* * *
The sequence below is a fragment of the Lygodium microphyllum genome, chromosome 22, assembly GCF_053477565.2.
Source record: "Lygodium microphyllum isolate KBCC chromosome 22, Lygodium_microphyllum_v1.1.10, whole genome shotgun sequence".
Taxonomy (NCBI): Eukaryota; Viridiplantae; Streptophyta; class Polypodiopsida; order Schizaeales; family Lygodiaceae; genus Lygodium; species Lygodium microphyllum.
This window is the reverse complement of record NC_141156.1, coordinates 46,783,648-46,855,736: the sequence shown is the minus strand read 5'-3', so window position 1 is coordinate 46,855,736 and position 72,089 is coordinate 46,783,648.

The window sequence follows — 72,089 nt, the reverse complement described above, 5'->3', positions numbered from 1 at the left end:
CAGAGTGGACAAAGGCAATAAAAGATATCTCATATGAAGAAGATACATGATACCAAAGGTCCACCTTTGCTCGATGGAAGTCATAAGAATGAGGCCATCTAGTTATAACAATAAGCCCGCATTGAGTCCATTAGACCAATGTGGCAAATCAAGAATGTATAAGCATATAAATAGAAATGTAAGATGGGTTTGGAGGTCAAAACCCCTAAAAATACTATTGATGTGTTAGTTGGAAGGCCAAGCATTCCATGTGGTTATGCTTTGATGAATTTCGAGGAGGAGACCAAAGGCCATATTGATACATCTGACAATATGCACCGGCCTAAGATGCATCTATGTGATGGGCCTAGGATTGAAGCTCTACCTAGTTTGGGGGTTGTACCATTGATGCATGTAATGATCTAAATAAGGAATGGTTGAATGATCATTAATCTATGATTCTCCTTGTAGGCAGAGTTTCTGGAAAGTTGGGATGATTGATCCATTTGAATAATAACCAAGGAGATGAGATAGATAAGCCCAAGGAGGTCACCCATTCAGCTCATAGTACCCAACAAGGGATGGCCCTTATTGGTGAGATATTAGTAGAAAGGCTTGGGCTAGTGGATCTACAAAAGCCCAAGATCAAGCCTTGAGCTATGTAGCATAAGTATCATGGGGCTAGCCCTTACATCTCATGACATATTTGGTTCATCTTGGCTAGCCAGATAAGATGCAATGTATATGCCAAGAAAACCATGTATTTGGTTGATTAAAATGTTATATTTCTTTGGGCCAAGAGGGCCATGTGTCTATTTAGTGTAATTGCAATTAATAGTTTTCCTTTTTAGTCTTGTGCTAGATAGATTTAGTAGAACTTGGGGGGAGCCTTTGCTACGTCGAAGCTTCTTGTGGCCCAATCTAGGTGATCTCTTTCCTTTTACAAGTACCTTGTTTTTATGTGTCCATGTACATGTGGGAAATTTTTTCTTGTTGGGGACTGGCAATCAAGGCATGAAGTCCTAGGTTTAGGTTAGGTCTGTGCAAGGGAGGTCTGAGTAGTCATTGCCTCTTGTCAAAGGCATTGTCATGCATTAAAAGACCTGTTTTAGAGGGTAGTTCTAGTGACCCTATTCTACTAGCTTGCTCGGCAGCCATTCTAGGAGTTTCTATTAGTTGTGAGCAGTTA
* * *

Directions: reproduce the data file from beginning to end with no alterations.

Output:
The sequence below is a fragment of the Lygodium microphyllum genome, chromosome 22, assembly GCF_053477565.2.
Source record: "Lygodium microphyllum isolate KBCC chromosome 22, Lygodium_microphyllum_v1.1.10, whole genome shotgun sequence".
Taxonomy (NCBI): Eukaryota; Viridiplantae; Streptophyta; class Polypodiopsida; order Schizaeales; family Lygodiaceae; genus Lygodium; species Lygodium microphyllum.
This window is the reverse complement of record NC_141156.1, coordinates 46,783,648-46,855,736: the sequence shown is the minus strand read 5'-3', so window position 1 is coordinate 46,855,736 and position 72,089 is coordinate 46,783,648.

The window sequence follows — 72,089 nt, the reverse complement described above, 5'->3', positions numbered from 1 at the left end:
CAGAGTGGACAAAGGCAATAAAAGATATCTCATATGAAGAAGATACATGATACCAAAGGTCCACCTTTGCTCGATGGAAGTCATAAGAATGAGGCCATCTAGTTATAACAATAAGCCCGCATTGAGTCCATTAGACCAATGTGGCAAATCAAGAATGTATAAGCATATAAATAGAAATGTAAGATGGGTTTGGAGGTCAAAACCCCTAAAAATACTATTGATGTGTTAGTTGGAAGGCCAAGCATTCCATGTGGTTATGCTTTGATGAATTTCGAGGAGGAGACCAAAGGCCATATTGATACATCTGACAATATGCACCGGCCTAAGATGCATCTATGTGATGGGCCTAGGATTGAAGCTCTACCTAGTTTGGGGGTTGTACCATTGATGCATGTAATGATCTAAATAAGGAATGGTTGAATGATCATTAATCTATGATTCTCCTTGTAGGCAGAGTTTCTGGAAAGTTGGGATGATTGATCCATTTGAATAATAACCAAGGAGATGAGATAGATAAGCCCAAGGAGGTCACCCATTCAGCTCATAGTACCCAACAAGGGATGGCCCTTATTGGTGAGATATTAGTAGAAAGGCTTGGGCTAGTGGATCTACAAAAGCCCAAGATCAAGCCTTGAGCTATGTAGCATAAGTATCATGGGGCTAGCCCTTACATCTCATGACATATTTGGTTCATCTTGGCTAGCCAGATAAGATGCAATGTATATGCCAAGAAAACCATGTATTTGGTTGATTAAAATGTTATATTTCTTTGGGCCAAGAGGGCCATGTGTCTATTTAGTGTAATTGCAATTAATAGTTTTCCTTTTTAGTCTTGTGCTAGATAGATTTAGTAGAACTTGGGGGGAGCCTTTGCTACGTCGAAGCTTCTTGTGGCCCAATCTAGGTGATCTCTTTCCTTTTACAAGTACCTTGTTTTTATGTGTCCATGTACATGTGGGAAATTTTTTCTTGTTGGGGACTGGCAATCAAGGCATGAAGTCCTAGGTTTAGGTTAGGTCTGTGCAAGGGAGGTCTGAGTAGTCATTGCCTCTTGTCAAAGGCATTGTCATGCATTAAAAGACCTGTTTTAGAGGGTAGTTCTAGTGACCCTATTCTACTAGCTTGCTCGGCAGCCATTCTAGGAGTTTCTATTAGTTGTGAGCAGTTA